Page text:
Yeah, "they will stretch", until they break. LOL. That was my number one issue when haggling with the dealer, helped get the price down a lot and the service manager at the local shop said I'm very lucky that it hadn't snapped.
 

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I'm going to go against the grain here and say that it's not a big deal to stretch it a little. You are taking a risk, though, and while the risk may not be high, it may or may not be worth it.

Logic would say that age matters just as much as mileage, but I'm not 100% convinced. I had my 13 year old belt replaced earlier this year because the tensioner was shot and the belt was loose, making a rattling noise. If I hadn't replaced the belt, and the timing jumped, I would be looking at a rebuilt engine. But, the 13 year old belt (with only 82K miles) itself was in perfect condition. I have never heard of (doesn't mean it doesn't happen, I've just never heard of it) a timing belt on a Toyota/Honda made in the past ~25 years breaking before it reached the recommended 105K mileage interval, even if it had well passed the time interval. I didn't change the belt on my Toyota Camry until 16 years old and 81K, but that is a non-interference engine, unlike the Odyssey.

So, your van has 200K now. Do you plan on selling it at 220K and only want to get another 20K out of it? Or do you plan on keeping it to 250K+? I think it's relatively low risk to push it another 20K if you weren't going to keep the car past that point anyway. If keeping it for longer, there's no point taking additional risk over the next year or two, just to have the belt replaced then.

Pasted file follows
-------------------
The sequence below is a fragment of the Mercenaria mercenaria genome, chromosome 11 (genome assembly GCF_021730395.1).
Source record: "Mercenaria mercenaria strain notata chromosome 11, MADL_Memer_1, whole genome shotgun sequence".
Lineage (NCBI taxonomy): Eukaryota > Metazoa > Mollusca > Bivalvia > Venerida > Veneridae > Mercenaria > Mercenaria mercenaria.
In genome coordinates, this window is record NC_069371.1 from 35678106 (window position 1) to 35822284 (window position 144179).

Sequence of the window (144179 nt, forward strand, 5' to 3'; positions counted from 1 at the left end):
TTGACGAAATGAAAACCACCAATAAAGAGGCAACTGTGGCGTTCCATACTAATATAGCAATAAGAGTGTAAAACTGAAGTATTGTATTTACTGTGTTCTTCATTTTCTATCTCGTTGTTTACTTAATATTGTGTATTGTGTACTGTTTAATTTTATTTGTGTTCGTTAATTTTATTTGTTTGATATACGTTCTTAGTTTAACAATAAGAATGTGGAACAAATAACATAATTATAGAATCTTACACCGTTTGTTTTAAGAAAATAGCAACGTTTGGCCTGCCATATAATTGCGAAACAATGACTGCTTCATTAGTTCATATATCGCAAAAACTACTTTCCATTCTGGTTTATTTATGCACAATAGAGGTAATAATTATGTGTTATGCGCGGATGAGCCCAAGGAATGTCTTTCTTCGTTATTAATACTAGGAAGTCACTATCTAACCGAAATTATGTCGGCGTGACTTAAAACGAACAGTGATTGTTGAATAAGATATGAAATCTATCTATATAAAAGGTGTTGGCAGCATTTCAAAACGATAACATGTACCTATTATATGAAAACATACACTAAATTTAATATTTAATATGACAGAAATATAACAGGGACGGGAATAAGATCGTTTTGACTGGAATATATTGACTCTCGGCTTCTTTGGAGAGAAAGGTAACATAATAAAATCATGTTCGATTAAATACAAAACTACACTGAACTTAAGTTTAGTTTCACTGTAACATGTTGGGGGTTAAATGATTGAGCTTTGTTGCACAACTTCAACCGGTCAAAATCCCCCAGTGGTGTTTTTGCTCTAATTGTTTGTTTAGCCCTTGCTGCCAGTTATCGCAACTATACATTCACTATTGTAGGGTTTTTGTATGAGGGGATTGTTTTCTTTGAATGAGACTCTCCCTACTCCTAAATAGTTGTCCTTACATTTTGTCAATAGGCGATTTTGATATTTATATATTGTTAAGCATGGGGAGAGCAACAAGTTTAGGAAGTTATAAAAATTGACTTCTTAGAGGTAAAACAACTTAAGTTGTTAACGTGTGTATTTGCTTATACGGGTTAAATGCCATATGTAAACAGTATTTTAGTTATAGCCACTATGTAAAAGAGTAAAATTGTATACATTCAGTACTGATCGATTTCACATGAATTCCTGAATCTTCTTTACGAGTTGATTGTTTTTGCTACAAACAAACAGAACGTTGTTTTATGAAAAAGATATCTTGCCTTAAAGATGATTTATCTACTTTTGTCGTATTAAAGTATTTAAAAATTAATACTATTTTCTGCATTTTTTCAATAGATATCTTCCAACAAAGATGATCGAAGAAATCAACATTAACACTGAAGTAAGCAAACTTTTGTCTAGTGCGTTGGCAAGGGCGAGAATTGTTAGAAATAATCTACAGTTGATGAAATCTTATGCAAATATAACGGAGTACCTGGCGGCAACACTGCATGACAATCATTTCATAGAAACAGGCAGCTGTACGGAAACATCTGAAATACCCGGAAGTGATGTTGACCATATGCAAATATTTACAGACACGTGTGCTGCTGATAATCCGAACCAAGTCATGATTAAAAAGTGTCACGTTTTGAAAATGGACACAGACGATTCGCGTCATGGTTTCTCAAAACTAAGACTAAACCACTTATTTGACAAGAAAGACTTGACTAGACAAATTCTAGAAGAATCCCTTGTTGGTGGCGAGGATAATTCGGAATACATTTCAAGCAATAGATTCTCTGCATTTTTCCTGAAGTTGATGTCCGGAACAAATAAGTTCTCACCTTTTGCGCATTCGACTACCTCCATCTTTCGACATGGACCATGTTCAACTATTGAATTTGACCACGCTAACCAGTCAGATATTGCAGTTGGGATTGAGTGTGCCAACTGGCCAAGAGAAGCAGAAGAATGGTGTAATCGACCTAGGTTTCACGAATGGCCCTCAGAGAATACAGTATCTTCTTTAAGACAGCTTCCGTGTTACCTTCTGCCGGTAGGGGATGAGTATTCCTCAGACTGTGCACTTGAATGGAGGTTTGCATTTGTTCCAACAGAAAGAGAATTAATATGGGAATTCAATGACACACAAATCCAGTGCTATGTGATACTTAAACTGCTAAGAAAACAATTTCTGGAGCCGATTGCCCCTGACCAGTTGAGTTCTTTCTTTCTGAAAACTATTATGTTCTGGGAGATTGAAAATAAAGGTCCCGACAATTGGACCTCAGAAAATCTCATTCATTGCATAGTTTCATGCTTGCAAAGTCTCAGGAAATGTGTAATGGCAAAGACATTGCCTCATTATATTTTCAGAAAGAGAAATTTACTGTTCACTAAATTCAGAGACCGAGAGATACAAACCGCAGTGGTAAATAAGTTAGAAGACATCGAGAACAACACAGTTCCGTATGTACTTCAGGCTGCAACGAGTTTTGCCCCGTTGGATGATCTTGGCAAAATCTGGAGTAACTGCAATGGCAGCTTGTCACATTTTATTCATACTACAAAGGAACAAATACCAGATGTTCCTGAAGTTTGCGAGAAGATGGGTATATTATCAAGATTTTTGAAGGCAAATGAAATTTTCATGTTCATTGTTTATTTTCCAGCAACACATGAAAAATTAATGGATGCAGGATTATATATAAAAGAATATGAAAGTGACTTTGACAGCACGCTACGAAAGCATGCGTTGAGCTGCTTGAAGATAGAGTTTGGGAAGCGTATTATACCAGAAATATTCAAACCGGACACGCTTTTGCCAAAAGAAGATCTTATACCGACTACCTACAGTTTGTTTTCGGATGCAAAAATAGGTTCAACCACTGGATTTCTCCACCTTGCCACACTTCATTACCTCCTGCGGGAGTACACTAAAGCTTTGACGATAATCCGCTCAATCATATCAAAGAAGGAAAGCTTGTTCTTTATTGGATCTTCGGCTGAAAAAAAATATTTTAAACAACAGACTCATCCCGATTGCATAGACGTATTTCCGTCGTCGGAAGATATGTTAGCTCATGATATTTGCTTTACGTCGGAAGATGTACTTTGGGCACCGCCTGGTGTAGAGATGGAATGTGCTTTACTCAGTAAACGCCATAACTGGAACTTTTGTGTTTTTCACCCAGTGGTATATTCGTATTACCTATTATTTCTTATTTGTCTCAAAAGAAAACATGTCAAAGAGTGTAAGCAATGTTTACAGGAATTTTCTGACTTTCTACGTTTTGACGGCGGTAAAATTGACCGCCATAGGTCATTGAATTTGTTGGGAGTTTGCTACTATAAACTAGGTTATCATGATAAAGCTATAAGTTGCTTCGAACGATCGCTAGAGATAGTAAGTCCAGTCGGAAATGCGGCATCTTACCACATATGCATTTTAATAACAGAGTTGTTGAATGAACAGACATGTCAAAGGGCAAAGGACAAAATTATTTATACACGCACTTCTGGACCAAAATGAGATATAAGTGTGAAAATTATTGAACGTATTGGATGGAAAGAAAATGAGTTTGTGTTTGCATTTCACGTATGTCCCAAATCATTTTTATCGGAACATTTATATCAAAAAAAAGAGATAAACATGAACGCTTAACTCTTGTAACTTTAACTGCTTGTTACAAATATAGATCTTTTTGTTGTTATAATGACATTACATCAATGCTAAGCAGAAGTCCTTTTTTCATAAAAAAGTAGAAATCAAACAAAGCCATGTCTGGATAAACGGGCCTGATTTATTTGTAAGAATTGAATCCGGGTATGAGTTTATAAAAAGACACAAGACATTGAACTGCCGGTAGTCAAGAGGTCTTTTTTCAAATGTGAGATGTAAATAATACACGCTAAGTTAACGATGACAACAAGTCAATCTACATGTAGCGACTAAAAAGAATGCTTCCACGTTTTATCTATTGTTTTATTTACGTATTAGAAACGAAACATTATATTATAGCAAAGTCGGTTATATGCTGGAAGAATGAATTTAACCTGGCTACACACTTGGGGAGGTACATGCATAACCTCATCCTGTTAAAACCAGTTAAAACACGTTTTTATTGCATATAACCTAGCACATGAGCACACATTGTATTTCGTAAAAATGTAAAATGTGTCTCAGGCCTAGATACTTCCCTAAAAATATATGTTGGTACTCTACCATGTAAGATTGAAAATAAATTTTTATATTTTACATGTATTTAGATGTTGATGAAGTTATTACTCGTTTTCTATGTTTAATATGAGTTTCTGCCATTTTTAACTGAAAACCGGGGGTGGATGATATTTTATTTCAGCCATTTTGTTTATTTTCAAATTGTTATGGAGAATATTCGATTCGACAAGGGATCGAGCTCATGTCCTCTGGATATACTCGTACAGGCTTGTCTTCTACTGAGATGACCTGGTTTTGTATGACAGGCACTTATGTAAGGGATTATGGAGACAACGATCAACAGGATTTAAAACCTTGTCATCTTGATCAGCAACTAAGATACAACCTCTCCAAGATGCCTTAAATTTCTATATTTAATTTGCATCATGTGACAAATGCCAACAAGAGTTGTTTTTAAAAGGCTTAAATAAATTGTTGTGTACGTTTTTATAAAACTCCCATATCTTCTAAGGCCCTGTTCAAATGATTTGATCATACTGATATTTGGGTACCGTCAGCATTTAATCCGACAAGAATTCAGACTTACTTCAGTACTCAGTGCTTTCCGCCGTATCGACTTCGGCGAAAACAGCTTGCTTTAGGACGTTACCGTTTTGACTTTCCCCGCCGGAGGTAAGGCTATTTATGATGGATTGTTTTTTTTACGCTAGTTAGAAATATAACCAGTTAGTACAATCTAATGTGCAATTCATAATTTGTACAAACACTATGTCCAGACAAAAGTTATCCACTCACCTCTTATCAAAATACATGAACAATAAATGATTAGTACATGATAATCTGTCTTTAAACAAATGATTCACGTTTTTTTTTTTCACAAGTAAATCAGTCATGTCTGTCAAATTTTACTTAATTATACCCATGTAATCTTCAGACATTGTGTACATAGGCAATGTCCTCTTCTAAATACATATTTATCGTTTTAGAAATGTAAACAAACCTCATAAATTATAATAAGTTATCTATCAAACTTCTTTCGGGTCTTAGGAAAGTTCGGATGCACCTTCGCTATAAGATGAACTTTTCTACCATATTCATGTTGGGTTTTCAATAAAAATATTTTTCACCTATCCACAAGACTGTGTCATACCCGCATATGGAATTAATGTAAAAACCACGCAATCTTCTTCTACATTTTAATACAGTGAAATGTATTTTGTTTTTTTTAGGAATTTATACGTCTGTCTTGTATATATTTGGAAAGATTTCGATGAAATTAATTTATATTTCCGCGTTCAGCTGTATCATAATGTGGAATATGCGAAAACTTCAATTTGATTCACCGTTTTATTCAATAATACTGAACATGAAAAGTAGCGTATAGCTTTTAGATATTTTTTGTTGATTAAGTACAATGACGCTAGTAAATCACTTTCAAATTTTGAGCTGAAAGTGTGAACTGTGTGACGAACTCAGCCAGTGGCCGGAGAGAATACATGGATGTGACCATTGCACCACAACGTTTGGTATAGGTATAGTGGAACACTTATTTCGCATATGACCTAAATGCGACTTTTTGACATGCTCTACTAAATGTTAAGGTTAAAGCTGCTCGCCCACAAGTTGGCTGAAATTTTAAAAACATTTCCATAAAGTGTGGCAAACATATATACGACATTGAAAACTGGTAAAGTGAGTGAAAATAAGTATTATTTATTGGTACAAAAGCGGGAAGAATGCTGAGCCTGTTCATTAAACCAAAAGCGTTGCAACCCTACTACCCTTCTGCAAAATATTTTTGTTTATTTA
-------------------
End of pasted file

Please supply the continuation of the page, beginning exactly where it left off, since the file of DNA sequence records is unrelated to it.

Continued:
You also don't know what was replaced last time. Like I mentioned earlier, my belt needed replacement because the tensioner was shot. If you're not sure what parts are new, you could be running a bigger risk of one of the associated components (i.e. water pump, tensioner, etc.) taking out the timing belt when they fail, even if the belt itself was fine.
 

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Don't wait do it. I sometimes see cars from a human perspective. Once you get to certain age some test are expected to find any abnormality in your body, with the goal of fixing it before is too late. We should apply the same philosophy here just my three cents.
 

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I'm going to go against the grain here and say that it's not a big deal to stretch it a little. You are taking a risk, though, and while the risk may not be high, it may or may not be worth it.